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The Thing We Can’t Talk About Yet — A Day Without John Wiley Price

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First, very serious caveats about the ongoing federal corruption trial of Dallas County Commissioner John Wiley Price. He’s innocent until proven guilty. The jury is weeks, maybe months from deliberations.

OK, that’s out of the way. Now let me ask the obvious question — the one I hear whispered every day. How would a guilty verdict change Dallas? What would Dallas be like on a day without John Wiley Price?

Talk about a tough topic. Maybe the best indication of how tough is the fact that nobody will talk about this on the record – nobody who knows anything. And before I put the worst face on that, let’s try the better one.

People who respect Price really respect him. He has been the most visible African-American elected official in Dallas for a third of a century. His early record of personal courage and intelligence cannot be debated or taken away.

Now for the other face. Undeniably, there are people involved in community affairs in Dallas who are afraid to speculate publicly about Price because they are afraid of Price. And everybody knows why.

One witness in the trial, a former chief information technology officer for the county, testified that he confronted Price about corruptly leaking sensitive bid information to lobbyist Kathy Nealy, whom he suspected of leaking the valuable confidential information in turn to one of her own well-paying clients, a company seeking a major computer contract with the county. The witness said Price got in his face and accused him of being a racist and a liar.

Sure rings true to me. Carol Reed, whose public relations agency has been an establishment campaign runner in Dallas for decades, told me several years ago that she stopped using Nealy as her southern Dallas political liaison and gave that work instead to another consultant, Willis Johnson, because Reed got sick of being called a racist every time she asked Nealy for a receipt.

It is reflexive. It is the way Price and his posse deal with all opposition. There are no rebuttals or explanations, only personal attacks. Sometimes it’s way over the top, as when former City Council member and Price ally Vonciel Hill quoted the Bible and called former council member Angela Hunt a Christ-killer because she questioned a fracking contract in city parks — an anti-fracking Christ-killer!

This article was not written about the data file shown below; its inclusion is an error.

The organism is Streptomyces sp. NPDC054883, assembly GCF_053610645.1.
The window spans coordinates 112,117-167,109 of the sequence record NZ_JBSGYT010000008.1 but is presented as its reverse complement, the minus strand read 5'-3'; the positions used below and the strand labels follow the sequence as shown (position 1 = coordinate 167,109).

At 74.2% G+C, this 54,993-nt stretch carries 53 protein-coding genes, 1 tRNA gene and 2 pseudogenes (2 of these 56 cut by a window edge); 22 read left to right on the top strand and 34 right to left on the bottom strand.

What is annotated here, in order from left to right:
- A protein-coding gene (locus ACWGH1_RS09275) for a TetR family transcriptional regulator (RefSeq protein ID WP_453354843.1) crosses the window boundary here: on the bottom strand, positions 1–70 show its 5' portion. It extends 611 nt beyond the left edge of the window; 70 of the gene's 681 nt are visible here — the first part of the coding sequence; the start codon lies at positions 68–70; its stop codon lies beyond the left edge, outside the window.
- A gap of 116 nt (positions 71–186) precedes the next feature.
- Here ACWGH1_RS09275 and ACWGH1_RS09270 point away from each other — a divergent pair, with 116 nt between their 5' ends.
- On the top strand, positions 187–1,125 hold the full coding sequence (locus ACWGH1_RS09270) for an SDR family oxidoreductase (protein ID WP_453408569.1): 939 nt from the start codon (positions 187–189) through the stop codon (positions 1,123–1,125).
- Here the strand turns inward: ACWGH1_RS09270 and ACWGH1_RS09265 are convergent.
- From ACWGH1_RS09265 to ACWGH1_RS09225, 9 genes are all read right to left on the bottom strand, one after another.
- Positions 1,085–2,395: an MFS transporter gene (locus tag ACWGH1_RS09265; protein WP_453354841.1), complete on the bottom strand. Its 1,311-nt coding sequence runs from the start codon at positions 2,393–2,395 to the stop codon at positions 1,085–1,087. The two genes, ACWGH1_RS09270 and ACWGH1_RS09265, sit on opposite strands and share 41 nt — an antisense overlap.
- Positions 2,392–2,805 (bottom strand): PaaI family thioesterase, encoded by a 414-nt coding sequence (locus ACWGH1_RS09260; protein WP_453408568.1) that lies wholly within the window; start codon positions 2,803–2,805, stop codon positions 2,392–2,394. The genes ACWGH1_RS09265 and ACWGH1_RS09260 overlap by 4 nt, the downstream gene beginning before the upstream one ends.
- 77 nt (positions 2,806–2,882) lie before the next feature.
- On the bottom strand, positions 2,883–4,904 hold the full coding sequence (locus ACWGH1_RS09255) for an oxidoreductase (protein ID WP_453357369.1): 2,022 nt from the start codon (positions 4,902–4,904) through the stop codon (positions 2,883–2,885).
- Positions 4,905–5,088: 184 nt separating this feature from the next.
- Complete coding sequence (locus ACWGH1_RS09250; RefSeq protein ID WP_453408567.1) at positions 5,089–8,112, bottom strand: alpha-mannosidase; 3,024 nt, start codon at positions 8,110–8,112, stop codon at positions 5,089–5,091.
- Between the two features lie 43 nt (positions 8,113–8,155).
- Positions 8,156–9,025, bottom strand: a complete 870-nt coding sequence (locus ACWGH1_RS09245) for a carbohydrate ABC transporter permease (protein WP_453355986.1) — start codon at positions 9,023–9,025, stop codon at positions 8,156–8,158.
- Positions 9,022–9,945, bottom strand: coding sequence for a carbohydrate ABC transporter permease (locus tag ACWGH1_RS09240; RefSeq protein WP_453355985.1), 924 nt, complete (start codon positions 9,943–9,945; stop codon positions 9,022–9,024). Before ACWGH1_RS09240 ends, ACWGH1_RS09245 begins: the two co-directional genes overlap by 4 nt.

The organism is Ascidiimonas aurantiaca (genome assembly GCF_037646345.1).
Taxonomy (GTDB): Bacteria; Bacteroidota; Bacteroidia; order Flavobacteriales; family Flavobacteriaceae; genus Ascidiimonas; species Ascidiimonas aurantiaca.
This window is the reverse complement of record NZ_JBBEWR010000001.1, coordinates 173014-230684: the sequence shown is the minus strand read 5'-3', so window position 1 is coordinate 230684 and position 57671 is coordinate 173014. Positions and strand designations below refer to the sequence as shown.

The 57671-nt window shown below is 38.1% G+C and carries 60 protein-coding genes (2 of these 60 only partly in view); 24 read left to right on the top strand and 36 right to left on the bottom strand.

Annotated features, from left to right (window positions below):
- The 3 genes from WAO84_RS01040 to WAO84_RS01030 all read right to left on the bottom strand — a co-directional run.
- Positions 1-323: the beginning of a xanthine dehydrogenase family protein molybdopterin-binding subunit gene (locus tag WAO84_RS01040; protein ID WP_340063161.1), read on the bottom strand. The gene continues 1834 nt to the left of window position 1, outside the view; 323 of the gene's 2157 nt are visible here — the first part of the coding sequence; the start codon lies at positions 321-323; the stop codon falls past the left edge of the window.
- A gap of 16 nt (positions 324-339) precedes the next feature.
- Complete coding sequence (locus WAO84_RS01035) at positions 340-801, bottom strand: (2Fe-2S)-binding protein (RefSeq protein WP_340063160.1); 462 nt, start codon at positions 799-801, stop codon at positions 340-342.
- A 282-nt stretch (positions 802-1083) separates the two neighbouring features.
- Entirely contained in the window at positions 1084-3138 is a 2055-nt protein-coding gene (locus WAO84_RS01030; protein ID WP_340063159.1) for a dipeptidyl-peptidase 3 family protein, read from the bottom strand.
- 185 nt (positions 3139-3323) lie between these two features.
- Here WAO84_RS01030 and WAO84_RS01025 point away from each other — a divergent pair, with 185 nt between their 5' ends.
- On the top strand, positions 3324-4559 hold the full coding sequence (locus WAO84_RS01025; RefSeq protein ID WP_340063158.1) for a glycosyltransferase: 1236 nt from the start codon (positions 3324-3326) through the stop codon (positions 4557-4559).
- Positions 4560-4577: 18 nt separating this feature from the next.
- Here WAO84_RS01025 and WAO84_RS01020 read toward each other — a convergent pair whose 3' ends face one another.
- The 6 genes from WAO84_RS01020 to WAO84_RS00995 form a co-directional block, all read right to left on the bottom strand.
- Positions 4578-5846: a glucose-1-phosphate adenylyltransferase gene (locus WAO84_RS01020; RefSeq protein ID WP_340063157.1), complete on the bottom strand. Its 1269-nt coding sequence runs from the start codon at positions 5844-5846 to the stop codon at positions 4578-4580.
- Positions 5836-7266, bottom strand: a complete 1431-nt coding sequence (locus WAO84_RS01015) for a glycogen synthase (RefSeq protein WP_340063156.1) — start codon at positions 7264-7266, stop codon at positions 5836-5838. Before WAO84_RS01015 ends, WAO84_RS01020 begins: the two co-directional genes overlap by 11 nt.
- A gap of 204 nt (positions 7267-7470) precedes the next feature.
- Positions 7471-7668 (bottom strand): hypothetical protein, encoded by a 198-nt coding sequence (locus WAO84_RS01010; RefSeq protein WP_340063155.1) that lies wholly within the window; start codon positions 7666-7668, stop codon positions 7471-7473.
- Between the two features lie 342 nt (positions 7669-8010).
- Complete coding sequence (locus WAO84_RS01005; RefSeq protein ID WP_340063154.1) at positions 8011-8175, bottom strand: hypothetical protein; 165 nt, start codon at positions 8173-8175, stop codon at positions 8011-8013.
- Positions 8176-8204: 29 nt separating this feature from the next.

Sometimes it’s almost a little funny, as when Price called me a carpetbagger for questioning his opposition to a major shipping center in southern Dallas. I told him I get called a carpetbagger at least once a week at home.

But there’s one attack most white people think they cannot face — the r-word. In this day and age, getting called a racist by a high-profile black politician is a wound that your average white guy thinks will wipe him out.

Some people have stood up to Price even on that issue. Former Dallas County Judge Jim Foster, whom Price called “Judge Foster Gump,” came right back at him, not only to rebut the things Price said to him but to investigate further into the activities Price was covering up.

Former County Commissioner Maurine Dickey, whose family owns an international chain of restaurants, was dubbed “Barbecue Barbie” by Price. He implied persistently that Dickey was a racist. She wasn’t afraid of him. She told me a story once about stepping between Price and a female county employee whom Price had reduced to tears.

But Foster and Dickey were the exceptions. I don’t take a single point away from them for personal courage, but it also is the case that they were in the kind of public positions where people get kudos for standing up. I suspect both of them think this trial is the biggest kudo they could have hoped for, depending on the outcome.

But in normal daily life (not Washington), the average white person living down below the celebrity radar, trying to keep a career together or just a job, will fold his tent and steal away when a high-profile black person threatens him with the r-word. It’s kind of like being accused of child sexual abuse. Forget innocence. The accusation is what gets you.

I think the assumption made by many white people in Dallas is that Price uses accusations of racism cynically, as a tool of manipulation only, even when he knows the charge is unfair. Life is complicated and anything is possible, but my own knowledge of Price over the years and my own experience in Dallas cause me to doubt that.

From everything I saw when I got here in the late 1970s, including what I saw of Price, he called white people here racist because most of them were, up one side and down the other. His understanding of racism as an important force in the way business was done — the handing out of sweet government contracts, for example — was based on harsh reality.